And the LORD was sorry that He had made man on the earth, and it grieved Him to His heart.--Genesis 6:6
When the Bible says that God was sorry that He had made man, does this mean that He would actually change His decision if He had it all to do over again? I don’t think so. Because someone experiences sorrow does not necessarily mean that they experience regret. By this, I mean that although one might experience grief over circumstances that have come about, it is possible at the same time to experience a sense of approval in what has taken place. I always feel sorrow when disciplining my children, but that sorrow is overshadowed by a sense of approval that the discipline will bear fruit in my child’s life that will cause him to be a better person.
The ultimate example of this is the cross. I cannot think of a single incident that grieved the heart of God more than sending the Son, who was blameless and without sin, to suffer and die on a cross. If that were not enough, Jesus also experienced the holy wrath of God. As time was drawing near to his death, as He was praying in the Garden of Gethsemane, Christ “began to feel sorrowful and troubled,” (Mt 26:38). However, Peter also made the claim that Jesus was “delivered up according to the definite plan and foreknowledge of God,” (Ac 2:23).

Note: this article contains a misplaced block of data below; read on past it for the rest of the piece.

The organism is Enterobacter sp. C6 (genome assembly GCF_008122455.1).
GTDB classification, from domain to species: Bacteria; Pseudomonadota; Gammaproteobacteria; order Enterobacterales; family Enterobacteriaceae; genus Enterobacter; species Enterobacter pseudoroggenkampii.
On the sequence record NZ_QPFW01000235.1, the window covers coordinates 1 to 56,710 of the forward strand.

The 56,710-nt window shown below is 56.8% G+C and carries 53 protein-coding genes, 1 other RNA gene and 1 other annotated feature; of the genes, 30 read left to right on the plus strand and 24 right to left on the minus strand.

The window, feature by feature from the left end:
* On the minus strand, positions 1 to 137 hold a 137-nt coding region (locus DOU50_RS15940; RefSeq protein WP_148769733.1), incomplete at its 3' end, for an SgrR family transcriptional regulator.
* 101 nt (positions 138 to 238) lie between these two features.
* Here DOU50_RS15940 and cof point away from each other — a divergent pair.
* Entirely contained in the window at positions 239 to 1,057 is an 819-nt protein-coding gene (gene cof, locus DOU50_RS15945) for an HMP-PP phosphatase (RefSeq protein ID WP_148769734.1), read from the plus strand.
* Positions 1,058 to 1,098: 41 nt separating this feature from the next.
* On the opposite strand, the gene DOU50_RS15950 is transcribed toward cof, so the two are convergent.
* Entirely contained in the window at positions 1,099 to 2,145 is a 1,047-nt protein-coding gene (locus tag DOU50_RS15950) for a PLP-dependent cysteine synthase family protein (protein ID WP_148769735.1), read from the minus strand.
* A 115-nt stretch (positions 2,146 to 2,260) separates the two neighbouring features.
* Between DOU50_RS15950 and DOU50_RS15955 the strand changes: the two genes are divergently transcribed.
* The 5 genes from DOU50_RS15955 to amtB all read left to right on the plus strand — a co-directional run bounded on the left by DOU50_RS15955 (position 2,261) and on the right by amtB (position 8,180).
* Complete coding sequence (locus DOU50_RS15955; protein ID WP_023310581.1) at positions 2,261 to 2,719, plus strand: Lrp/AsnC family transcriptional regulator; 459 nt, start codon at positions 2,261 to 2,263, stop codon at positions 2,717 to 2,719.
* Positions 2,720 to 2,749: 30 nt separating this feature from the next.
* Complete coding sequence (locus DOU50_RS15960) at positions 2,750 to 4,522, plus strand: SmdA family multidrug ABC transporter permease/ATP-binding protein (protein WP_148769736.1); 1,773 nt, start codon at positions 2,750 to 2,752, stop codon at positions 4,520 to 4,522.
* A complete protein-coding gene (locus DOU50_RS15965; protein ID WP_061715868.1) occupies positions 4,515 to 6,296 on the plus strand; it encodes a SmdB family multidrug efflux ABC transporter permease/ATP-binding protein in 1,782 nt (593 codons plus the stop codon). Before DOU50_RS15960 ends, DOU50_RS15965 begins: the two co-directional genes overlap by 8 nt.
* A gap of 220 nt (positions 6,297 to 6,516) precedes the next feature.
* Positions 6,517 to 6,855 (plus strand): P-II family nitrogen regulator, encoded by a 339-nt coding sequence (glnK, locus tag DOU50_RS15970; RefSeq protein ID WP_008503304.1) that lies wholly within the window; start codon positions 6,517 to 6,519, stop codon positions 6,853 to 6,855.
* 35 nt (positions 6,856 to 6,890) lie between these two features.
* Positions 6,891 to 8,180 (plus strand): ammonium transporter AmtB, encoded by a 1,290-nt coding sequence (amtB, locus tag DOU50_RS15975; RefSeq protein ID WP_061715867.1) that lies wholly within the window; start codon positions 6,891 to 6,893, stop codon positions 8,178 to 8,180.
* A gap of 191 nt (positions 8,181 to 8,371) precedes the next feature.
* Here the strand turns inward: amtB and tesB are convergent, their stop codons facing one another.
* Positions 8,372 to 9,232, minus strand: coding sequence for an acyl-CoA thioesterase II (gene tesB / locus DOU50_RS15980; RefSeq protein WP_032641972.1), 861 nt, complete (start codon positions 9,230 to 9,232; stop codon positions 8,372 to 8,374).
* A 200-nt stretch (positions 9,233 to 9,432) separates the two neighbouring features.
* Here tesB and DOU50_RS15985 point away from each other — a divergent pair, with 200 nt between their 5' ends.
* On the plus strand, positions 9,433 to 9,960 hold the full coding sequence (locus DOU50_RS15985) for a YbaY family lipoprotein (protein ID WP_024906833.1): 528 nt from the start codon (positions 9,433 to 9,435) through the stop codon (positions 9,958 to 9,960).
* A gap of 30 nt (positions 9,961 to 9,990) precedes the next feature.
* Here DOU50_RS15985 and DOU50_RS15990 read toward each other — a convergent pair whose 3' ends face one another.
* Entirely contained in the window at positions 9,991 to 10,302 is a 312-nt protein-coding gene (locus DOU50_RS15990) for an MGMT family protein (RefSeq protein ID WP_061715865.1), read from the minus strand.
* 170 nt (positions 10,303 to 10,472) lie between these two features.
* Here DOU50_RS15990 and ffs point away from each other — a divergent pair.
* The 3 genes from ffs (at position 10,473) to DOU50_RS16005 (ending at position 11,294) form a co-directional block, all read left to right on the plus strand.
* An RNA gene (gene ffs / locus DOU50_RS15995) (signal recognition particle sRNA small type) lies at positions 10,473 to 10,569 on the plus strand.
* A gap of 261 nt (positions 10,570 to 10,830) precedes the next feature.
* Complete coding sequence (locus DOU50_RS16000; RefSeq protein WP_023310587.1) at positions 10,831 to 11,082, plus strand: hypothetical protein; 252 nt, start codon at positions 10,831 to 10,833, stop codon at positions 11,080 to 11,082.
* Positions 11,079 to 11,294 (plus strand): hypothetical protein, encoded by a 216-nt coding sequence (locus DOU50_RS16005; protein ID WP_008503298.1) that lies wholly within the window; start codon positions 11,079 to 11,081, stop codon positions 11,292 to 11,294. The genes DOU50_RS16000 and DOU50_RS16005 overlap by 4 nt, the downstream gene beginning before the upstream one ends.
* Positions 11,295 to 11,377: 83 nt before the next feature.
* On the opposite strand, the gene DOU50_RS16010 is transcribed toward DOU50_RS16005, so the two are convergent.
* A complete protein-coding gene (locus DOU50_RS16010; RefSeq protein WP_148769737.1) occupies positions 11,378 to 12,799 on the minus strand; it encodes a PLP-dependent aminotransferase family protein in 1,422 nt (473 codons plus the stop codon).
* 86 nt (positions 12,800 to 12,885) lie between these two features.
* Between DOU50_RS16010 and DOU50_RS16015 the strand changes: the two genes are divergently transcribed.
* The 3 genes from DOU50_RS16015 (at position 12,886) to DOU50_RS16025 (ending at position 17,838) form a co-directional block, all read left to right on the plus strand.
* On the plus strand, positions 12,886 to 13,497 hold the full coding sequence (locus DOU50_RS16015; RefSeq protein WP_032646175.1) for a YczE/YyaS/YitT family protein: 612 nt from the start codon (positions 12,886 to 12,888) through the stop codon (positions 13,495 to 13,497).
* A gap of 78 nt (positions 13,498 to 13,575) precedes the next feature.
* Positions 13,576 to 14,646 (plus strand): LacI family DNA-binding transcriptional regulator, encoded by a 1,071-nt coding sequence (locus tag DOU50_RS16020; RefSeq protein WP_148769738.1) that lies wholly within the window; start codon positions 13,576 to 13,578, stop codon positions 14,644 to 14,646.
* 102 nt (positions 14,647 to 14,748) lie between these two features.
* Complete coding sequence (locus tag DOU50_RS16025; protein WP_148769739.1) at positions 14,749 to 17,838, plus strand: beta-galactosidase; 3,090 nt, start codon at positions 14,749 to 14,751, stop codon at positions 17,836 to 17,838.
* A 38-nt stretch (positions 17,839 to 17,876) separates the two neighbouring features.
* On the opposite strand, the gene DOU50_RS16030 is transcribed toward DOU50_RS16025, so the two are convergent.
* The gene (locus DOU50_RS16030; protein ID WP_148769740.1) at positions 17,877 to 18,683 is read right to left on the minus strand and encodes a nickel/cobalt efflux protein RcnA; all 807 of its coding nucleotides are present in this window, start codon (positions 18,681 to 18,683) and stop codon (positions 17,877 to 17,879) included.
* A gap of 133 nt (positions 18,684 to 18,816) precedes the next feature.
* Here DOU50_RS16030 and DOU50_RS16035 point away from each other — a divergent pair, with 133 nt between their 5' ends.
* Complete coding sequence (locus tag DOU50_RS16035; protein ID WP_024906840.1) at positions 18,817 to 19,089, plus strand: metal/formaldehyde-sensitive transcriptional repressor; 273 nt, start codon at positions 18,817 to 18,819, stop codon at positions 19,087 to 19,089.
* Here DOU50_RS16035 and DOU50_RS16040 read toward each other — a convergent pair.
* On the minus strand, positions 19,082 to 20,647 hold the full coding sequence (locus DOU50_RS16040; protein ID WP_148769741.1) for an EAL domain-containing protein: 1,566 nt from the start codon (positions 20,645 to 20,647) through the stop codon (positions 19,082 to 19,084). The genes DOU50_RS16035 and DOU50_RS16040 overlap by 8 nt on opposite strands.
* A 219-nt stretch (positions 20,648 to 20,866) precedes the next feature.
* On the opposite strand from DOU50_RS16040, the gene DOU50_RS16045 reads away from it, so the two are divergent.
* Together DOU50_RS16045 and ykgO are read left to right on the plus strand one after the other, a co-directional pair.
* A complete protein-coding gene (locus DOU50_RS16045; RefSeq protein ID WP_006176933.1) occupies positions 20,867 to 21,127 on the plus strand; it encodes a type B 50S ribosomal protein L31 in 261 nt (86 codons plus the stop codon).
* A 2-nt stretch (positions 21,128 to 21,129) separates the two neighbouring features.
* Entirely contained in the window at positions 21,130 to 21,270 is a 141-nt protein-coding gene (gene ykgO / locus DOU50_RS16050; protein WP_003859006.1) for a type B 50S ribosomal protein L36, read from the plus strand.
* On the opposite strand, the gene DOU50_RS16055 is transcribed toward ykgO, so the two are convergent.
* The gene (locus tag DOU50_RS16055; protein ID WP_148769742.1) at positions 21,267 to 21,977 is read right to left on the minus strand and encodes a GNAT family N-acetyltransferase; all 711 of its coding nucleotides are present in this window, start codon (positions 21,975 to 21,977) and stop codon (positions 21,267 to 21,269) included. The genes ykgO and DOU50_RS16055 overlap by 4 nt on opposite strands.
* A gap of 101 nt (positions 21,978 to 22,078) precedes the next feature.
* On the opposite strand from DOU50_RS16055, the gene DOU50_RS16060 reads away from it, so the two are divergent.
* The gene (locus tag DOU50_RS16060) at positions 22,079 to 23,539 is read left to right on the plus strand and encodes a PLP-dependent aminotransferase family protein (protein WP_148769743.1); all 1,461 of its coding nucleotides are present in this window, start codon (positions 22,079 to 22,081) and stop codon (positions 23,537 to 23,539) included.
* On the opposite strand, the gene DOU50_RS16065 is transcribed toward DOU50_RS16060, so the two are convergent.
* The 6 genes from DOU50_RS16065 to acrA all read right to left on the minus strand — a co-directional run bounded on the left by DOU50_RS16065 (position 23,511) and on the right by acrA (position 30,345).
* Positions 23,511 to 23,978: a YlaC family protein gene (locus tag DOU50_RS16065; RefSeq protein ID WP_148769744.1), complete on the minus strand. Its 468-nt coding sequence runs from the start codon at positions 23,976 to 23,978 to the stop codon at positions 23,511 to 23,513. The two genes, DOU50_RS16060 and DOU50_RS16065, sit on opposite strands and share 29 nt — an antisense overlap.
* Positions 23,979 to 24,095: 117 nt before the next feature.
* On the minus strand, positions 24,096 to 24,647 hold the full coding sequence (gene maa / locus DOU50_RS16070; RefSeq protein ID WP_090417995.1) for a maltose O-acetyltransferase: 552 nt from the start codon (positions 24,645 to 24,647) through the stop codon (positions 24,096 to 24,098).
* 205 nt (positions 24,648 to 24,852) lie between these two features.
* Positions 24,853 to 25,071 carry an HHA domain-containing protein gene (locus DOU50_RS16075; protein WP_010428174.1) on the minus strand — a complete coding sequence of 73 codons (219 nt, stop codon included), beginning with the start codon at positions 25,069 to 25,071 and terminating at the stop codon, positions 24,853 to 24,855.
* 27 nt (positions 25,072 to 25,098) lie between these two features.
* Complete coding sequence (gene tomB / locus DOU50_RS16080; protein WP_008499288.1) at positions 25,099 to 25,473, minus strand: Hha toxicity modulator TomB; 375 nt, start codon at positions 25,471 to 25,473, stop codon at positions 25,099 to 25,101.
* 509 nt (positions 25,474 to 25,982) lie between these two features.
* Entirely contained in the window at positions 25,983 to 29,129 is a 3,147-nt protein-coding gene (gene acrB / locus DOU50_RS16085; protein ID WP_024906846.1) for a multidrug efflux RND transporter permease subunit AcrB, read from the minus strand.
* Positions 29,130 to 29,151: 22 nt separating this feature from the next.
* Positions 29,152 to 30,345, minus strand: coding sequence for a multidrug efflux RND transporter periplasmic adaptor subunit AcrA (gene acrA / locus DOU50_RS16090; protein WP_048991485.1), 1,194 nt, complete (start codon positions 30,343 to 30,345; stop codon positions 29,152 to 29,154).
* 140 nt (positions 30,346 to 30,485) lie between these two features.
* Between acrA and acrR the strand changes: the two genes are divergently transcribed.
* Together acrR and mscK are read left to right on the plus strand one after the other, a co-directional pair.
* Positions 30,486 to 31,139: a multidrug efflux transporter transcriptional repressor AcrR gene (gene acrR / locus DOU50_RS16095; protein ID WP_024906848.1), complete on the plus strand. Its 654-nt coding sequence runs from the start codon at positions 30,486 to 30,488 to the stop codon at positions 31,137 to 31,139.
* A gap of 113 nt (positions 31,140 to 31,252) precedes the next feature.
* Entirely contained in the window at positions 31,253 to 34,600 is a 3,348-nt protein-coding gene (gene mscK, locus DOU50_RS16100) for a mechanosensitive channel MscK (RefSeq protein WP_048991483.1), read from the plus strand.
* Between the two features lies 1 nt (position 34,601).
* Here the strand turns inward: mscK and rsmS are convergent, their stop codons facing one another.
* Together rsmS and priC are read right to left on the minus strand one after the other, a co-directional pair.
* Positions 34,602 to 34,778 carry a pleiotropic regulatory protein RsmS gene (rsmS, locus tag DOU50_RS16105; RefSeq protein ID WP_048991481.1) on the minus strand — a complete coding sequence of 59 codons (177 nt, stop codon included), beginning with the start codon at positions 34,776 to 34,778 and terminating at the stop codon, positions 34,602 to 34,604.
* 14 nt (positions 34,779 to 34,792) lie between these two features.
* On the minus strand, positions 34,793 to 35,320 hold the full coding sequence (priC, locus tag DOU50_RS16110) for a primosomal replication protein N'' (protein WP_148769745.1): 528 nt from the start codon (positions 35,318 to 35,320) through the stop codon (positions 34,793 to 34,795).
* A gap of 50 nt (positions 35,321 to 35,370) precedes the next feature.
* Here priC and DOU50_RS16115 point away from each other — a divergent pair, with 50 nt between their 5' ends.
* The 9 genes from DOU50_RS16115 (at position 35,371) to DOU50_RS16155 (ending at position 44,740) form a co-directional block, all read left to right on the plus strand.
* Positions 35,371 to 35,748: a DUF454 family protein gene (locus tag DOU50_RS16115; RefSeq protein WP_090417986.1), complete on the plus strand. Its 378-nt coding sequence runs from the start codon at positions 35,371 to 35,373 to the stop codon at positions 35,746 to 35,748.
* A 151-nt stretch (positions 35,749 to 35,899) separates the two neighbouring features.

While the death of Christ on the cross must have brought great sorrow to the heart of God, that sorrow was overshadowed by the glory that He received by punishing sin and showing mercy to His people. In the same way, as God felt sorrow at having made man (Gn 6:6), He is also greatly glorified through it and He would not go back and do it differently. God’s creation of man had brought about short-term sorrow that ultimately brought about the accomplishment of His good purposes and led to His glory. Praise the Lord that we do not serve some arbitrary God that changes His mind about the decisions that He has made. Our God is all-knowing and all-glorious. He is perfect and we shall praise Him as such!
FBC of Mesquite